While the twelve Chase contenders are now set and will begin their championship competition this weekend at New Hampshire, there are five drivers that are already starting at the back of the pack, 60 points behind top seed Denny Hamlin, thanks to their winless seasons.
Four-time champion Jeff Gordon headlines this group, who unfortunately shares not being to victory lane in common with his fellow four winless competitors. Gordon is in ‘good’ company, sharing that position with the likes of Carl Edwards, Jeff Burton, Matt Kenseth and Clint Bowyer.
Gordon, seeded in the eighth Chase spot, has been winless even prior to this season. The original four-time champ has not seen victory lane since April of 2009 at Texas, constituting a 52-race winless streak.
Yet the fact that Gordon has not won for over year seems not to faze him one bit when it comes to being in contention for this year’s Sprint Cup.
“I’ll be fine winning the championship without winning a single race,” Gordon said. “I’ll take pride in it, absolutely. You win it however you win it, you know?”
“Do you want to win a championship that way? Not necessarily,” Gordon continued. “But you’ll take it. Do I want to win the championship without having a win? No. But I’ll still take it and take it proudly.”
Potentially even hungrier for a win is the next Chase contender, Carl Edwards, who is set to start behind Gordon in the ninth Chase position. Edwards has gone two years now without a win, with his last victory in 2008.
Edwards seemed poised for a potential win at the final race before the Chase in Richmond, scoring the pole position. Edwards just edged out Juan Pablo Montoya for that starting position, turning a quick lap of 127.726 mph as opposed to Montoya who scored a lap of 127.455.
Yet Edwards was once again unable to capitalize on his starting spot for a win. He did, however, bring his No. 99 Cheez-It/Kellogg’s Ford to the checkered flag for a top ten, finishing in the tenth position.
Edwards, like Gordon, seems undaunted by his lack of wins going into the last ten Chase races. “It’s anyone’s race more than ever this year,” Edwards said. “Over these ten races, I think it’s anybody’s Chase to win.”
“Lately though we have been building this momentum and it has been working,” Edwards continued. “I am enjoying it. The previous eight or nine races have been really good and if we can make the next races as good as the previous ones, then I think we are going to be really good.”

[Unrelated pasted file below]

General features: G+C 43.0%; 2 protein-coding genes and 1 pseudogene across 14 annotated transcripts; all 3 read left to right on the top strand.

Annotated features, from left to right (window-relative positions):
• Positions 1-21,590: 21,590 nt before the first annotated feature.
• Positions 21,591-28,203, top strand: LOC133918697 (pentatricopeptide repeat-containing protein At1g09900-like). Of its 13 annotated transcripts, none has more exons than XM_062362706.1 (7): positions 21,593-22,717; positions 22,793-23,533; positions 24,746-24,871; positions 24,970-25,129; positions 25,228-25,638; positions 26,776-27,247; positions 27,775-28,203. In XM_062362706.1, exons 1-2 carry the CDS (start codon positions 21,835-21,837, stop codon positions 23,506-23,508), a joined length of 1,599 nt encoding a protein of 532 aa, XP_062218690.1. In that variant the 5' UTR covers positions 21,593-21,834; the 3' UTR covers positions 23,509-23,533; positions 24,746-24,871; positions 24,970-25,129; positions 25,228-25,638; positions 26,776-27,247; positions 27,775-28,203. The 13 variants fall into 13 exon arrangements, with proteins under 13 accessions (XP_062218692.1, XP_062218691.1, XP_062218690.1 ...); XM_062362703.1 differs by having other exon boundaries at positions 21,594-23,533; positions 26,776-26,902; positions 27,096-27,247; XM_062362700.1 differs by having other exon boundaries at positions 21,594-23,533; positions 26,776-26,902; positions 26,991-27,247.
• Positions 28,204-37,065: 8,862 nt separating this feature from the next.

Following closely behind is the winless Richard Childress Racing driver and NASCAR statesman, Jeff Burton. Like Edwards, Burton has also been winless since 2008 in his No. 31 Caterpillar Chevrolet.
“It certainly feels good to be in the Chase,” Burton said after finishing 13th at Richmond. “I’m proud of what Richard (Childress) did to get more prepared this year.”
“Hopefully one of us can pull it off,” Burton said of himself and his fellow RCR teammates in the Chase, including Kevin Harvick and final contender Clint Bowyer. “It would mean a great deal to give one back to him.”
Yet to Burton, there is no doubt that snagging a championship is much more important than even a race win.
“It’s been the biggest disappointment of my career not to be able to win a championship yet,” Burton said. “It wouldn’t ruin my life, but it’s the one thing out there looming that means a great deal to me to try to get it done.”
The next to the last Chase seed is Matt Kenseth, a winless Roush Fenway driver that many feel may just be the sleeper of the championship race. Unlike Edwards and Burton, however, Kenseth has a more recent win under his belt, taking the checkered flag at Auto Club Speedway in 2009.
Yet in spite of that more recent race win, Kenseth, behind the wheel of the No. 17 Crown Royal Ford, has had a less than a stellar season this year. In fact, Kenseth has not led a single lap this year since the June Michigan race, leading only 35 laps all year so far, even with the new Ford engine.
“Hopefully we can start off next weekend and get a good finish – – get a good start,” Kenseth said of his Chase possibilities. “The saving grace is that everyone’s caught up and we’re 60 points out of the lead. So now we have to perform.”
The final winless Chase racer is Clint Bowyer, who maintained his twelfth and final position in the point’s standings thanks to his sixth place finish at Richmond.
“I was trying to make a statement — I wanted to win,” Bowyer said. “And I thought we had a shot at winning, but we just got behind and never could get it back. But our goal was to get in the Chase and we did it.”
Bowyer, driving his No. 33 Cheerios/Hamburger Helper RCR Chevrolet, has been winless since his Dover victory in 2008. But this final Chase driver seems to have a bit of a different perspective as he is just happy to be in the hunt.
“I’m very excited for our race team for making the Chase – very excited for RCR,” Bowyer said. “After last year, to get all three cars in the (2010) Chase after none of us being in the Chase last year feels good.”
“I’m very excited for RCR’s chances,” Bowyer continued. “I feel like this is the best shot we’ve ever had, since I’ve been there, to win a championship. I’m excited to ride the wave. To be part of the Chase is just an added bonus.”
The winless Chase contenders, as well as the other seven competitors who have won this season, will officially start their championship runs on Sunday when the Cup Series travels to Loudon, New Hampshire. The first Chase race, the Sylvania 300, will air on September 19th at 1:00 PM ET on ESPN.